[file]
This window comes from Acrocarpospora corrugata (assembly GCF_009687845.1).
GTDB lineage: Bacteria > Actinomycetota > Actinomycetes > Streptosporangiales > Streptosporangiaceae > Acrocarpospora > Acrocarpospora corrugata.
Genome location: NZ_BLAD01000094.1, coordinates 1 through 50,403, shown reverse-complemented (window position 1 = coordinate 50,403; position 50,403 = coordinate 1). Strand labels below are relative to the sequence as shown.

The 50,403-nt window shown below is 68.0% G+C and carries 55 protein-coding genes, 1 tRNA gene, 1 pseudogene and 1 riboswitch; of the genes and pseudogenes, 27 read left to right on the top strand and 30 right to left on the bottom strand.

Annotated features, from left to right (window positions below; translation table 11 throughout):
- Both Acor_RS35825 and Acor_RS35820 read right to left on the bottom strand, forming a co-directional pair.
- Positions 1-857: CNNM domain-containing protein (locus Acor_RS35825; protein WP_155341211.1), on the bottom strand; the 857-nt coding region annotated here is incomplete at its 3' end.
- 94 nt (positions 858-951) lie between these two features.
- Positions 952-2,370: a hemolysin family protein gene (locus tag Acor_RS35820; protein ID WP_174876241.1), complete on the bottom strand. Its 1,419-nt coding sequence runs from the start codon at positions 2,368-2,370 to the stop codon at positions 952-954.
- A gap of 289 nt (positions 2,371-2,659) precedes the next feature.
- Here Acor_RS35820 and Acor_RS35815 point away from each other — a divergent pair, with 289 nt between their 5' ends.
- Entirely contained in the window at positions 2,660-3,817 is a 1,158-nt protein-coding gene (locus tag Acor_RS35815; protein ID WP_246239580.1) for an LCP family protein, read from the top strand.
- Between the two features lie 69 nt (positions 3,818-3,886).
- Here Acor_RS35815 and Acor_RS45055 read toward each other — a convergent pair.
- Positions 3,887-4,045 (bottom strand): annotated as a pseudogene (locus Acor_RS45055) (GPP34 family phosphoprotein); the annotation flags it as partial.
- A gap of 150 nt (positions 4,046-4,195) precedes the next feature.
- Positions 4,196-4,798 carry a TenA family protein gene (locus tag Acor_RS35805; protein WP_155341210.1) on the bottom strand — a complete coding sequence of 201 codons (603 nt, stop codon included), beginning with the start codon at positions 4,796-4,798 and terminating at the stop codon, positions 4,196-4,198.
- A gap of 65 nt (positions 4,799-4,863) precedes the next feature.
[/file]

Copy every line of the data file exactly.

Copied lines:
This window comes from Acrocarpospora corrugata (assembly GCF_009687845.1).
GTDB lineage: Bacteria > Actinomycetota > Actinomycetes > Streptosporangiales > Streptosporangiaceae > Acrocarpospora > Acrocarpospora corrugata.
Genome location: NZ_BLAD01000094.1, coordinates 1 through 50,403, shown reverse-complemented (window position 1 = coordinate 50,403; position 50,403 = coordinate 1). Strand labels below are relative to the sequence as shown.

The 50,403-nt window shown below is 68.0% G+C and carries 55 protein-coding genes, 1 tRNA gene, 1 pseudogene and 1 riboswitch; of the genes and pseudogenes, 27 read left to right on the top strand and 30 right to left on the bottom strand.

Annotated features, from left to right (window positions below; translation table 11 throughout):
- Both Acor_RS35825 and Acor_RS35820 read right to left on the bottom strand, forming a co-directional pair.
- Positions 1-857: CNNM domain-containing protein (locus Acor_RS35825; protein WP_155341211.1), on the bottom strand; the 857-nt coding region annotated here is incomplete at its 3' end.
- 94 nt (positions 858-951) lie between these two features.
- Positions 952-2,370: a hemolysin family protein gene (locus tag Acor_RS35820; protein ID WP_174876241.1), complete on the bottom strand. Its 1,419-nt coding sequence runs from the start codon at positions 2,368-2,370 to the stop codon at positions 952-954.
- A gap of 289 nt (positions 2,371-2,659) precedes the next feature.
- Here Acor_RS35820 and Acor_RS35815 point away from each other — a divergent pair, with 289 nt between their 5' ends.
- Entirely contained in the window at positions 2,660-3,817 is a 1,158-nt protein-coding gene (locus tag Acor_RS35815; protein ID WP_246239580.1) for an LCP family protein, read from the top strand.
- Between the two features lie 69 nt (positions 3,818-3,886).
- Here Acor_RS35815 and Acor_RS45055 read toward each other — a convergent pair.
- Positions 3,887-4,045 (bottom strand): annotated as a pseudogene (locus Acor_RS45055) (GPP34 family phosphoprotein); the annotation flags it as partial.
- A gap of 150 nt (positions 4,046-4,195) precedes the next feature.
- Positions 4,196-4,798 carry a TenA family protein gene (locus tag Acor_RS35805; protein WP_155341210.1) on the bottom strand — a complete coding sequence of 201 codons (603 nt, stop codon included), beginning with the start codon at positions 4,796-4,798 and terminating at the stop codon, positions 4,196-4,198.
- A gap of 65 nt (positions 4,799-4,863) precedes the next feature.